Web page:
Skip to main content

Create a drupal development environment using docker.

Currently at work i am using docker to streamline and speedup of development and deployment to testing and production, I am using symfony currently and our app is dockerised, i wanted to do the same for drupal based apps.

I searched for a official drupal docker repo and i did find this. https://www.drupal.org/node/2538074

Unfortunately there was very terse explanation but pretty much worked, i found a few hiccups along the way so wanted to share what i did.

Pre-requisite:
Install docker for your environment. Lots of details are available at https://docs.docker.com/ explaing docker and installing docker for your environment.

The docker repo holds the drupal container at https://hub.docker.com/_/drupal/, following the instructions this is how to create the drupal container:

In order to use my code base we need to mount the volume with the -v directive as below, we do this in one command:

docker run -v /$HOME/work/drupal8:/var/www/html -p 8080:80 --name mydrupal -d drupal

this will create a drupal container using drupal code in your home folder, this brought up a new site however soon i had a problem where


Because i was using my local folders mapped to /var/www/html i need to ensure the sites/default/files are writable, normally you should be careful what permissions you should set, more information is on drupal site. for now 777 will do, so i did a chmod 777 $HOME/work/drupal8/sites/default and also created a settings.php as instructed. Also chmod 777 $HOME/work/drupal8/sites/default/files.

Now comes the database part, at this point i created another container with mysql, fortunately a official mysql repo is also available on hub.docker.com

docker run --name mysql -e MYSQL_ROOT_PASSWORD=my-secret-pw -p 3307:3306 -d mysql:5.7

giving the command above download the mysql 5.7 image, set the root password, expose the mysql port in the container externally, now our drupal app can use this container. normally you would store the data outside the mysql container, the repo page of mysql on the docker hub discusses that, for demonstration purpose it is just fine to have out data inside.

i also connected to this database container using sequelPro and created a new database to use and named it drupal8, then continued with the installation.

Unfortunately then drupal died, with the following error:



I can again gave permissions, but ended again with another permission issue. Thank God i am using docker...so i dropped the drupal container and decided to mount modules and themes folder seperately, and use drupal core inside the container.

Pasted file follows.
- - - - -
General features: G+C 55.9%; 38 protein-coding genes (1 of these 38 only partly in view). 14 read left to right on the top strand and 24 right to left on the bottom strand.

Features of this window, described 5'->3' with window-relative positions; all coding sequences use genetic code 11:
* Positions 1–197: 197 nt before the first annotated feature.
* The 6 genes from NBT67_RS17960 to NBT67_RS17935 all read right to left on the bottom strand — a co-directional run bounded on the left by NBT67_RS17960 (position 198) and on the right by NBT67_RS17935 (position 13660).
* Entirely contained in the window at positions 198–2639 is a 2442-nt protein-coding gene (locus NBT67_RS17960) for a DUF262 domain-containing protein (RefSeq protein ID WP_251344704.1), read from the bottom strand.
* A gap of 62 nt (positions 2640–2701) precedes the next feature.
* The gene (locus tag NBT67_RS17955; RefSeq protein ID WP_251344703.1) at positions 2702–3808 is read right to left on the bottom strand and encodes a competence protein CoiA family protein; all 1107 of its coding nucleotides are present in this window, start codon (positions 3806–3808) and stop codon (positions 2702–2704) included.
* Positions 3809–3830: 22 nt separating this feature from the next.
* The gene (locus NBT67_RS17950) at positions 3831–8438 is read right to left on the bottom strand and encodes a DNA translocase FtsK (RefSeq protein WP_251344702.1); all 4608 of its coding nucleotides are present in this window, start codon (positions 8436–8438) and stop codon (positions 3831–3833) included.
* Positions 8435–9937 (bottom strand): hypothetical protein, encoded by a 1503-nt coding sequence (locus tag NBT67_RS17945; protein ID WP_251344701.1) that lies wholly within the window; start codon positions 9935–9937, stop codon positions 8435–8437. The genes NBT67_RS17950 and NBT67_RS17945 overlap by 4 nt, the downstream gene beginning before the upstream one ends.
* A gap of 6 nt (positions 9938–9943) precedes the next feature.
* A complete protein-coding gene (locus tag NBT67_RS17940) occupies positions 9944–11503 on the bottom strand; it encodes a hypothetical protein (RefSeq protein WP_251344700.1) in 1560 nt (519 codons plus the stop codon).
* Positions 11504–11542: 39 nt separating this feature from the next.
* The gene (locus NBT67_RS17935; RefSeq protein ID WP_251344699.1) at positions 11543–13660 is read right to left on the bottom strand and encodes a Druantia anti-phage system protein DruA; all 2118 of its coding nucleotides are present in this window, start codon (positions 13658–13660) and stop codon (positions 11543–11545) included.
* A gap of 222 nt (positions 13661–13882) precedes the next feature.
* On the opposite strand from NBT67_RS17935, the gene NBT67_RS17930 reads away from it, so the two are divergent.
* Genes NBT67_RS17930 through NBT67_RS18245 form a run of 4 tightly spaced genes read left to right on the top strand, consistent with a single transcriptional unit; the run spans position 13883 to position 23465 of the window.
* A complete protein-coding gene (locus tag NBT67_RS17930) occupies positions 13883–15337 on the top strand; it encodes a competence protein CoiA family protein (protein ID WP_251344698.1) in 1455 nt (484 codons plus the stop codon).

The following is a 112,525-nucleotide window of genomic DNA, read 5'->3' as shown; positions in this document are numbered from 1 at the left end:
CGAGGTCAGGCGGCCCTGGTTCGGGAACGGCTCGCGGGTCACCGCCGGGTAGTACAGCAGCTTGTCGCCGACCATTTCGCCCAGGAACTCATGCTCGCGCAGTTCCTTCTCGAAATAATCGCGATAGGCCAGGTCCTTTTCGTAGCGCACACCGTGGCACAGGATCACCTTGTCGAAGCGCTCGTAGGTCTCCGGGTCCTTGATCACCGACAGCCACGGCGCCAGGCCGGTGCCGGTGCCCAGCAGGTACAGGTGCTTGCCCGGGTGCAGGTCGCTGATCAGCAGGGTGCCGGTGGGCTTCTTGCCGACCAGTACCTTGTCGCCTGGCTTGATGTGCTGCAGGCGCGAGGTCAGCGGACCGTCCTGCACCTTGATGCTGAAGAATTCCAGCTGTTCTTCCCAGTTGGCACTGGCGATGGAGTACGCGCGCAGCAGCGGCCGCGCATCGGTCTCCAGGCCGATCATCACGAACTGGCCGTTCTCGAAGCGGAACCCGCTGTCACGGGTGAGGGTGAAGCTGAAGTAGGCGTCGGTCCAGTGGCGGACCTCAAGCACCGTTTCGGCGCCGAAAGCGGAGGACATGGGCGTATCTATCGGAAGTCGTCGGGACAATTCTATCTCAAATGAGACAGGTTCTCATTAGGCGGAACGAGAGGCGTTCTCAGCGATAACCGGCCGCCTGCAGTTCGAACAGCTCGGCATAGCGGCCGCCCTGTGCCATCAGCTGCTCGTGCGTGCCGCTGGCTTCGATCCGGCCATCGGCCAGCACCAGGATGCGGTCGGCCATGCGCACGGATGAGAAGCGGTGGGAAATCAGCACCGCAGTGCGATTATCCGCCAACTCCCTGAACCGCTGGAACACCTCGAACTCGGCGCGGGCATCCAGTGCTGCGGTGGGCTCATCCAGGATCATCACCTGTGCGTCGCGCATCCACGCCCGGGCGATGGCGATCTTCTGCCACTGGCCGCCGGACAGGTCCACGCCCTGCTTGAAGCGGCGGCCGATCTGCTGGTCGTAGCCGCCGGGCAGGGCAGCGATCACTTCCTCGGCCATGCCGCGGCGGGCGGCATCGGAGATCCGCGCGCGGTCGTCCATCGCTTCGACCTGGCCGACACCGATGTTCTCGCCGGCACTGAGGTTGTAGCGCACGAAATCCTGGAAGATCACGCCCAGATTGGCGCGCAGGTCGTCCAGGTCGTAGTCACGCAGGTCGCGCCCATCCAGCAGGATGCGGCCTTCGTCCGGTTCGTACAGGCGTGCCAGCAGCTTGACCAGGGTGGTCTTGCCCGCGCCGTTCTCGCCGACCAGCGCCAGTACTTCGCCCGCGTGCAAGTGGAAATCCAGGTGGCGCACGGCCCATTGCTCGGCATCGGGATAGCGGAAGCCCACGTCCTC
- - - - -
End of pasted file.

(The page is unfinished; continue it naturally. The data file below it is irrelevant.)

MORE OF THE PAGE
So first i drop the container as below:

docker rm -f mydrupal

so my modified docker run now becomes:

docker run -v /$HOME/work/drupal8/modules:/var/www/html/modules -v /$HOME/work/drupal8/themes:/var/www/html/themes -p 8080:80 --name mydrupal -d drupal

Notice the use of -v to use external folders for modules & themes otherwise use the drupal codebase inside the drupal container.

now reinstalling again. I had to drop the database and recreate a blank database and finish the install.

Somethings to remember, us the docker machine IP address, which you get by running docker-machine env default, use this IP address in the database config as well as the browser to look at your new drupal site!


All Done!

Comments

Post a Comment

Popular posts from this blog

Use feeds module to import XML data in Drupal 7

Recently i had to setup a xml import process to import data from an external supplier on a regular basis, the filename and format was not changing and i could choose where to store the file. Following is how i set it up.

First we need to download the following modules

feeds
feeds admin ui
feeds_xpathparser
ctools
job_scheduler

enable the above modules.

We will need a sample XML so this will be the one we will use for this demonstration:

<?xml version="1.0" encoding="utf-8" ?>
<!-- Sample for demonstration of processing XML feeds with feeds module -->
<Orders>
<Order>
<CustomerID>10</CustomerID>
<Order_Number>1</Order_Number>
<Order_Total>100</Order_Total>
<Currency>£</Currency>
</Order>
<Order>
<CustomerID>11</CustomerID>
<Order_Number>2</Order_Number>
<Order_Total>40</Order_Total>
<Currency>$</Currency>
</Order>
</Orders>


How do you expose your legacy database tables to views in drupal 6 Part 1

This is a 2 part post, that shows how I exposed a legacy table to views in drupal and used the incredible power of views to create many combinations static and conditional views. This was very helpful for my client.

I had a requirement that warranted exposing existing database table to views, so that views can contain data from this table.  To enable this to happen, the following steps need to be taken.
In a custom module you need to first define the views_api hook as following:
function candidate_views_api(){ $view = array(); $view = array('api' => 2, 'path' => drupal_get_path('module','candidate'). '/views'); return$view; }
candidate module was a custom module which I already had, so it made sense to add this hook here. 
The important bit here is telling the drupal sub-system where the views file will reside. 
Then create a file with your <modulename>.views.inc in my case it was candidate.views.inc, this file should have two hooks, one …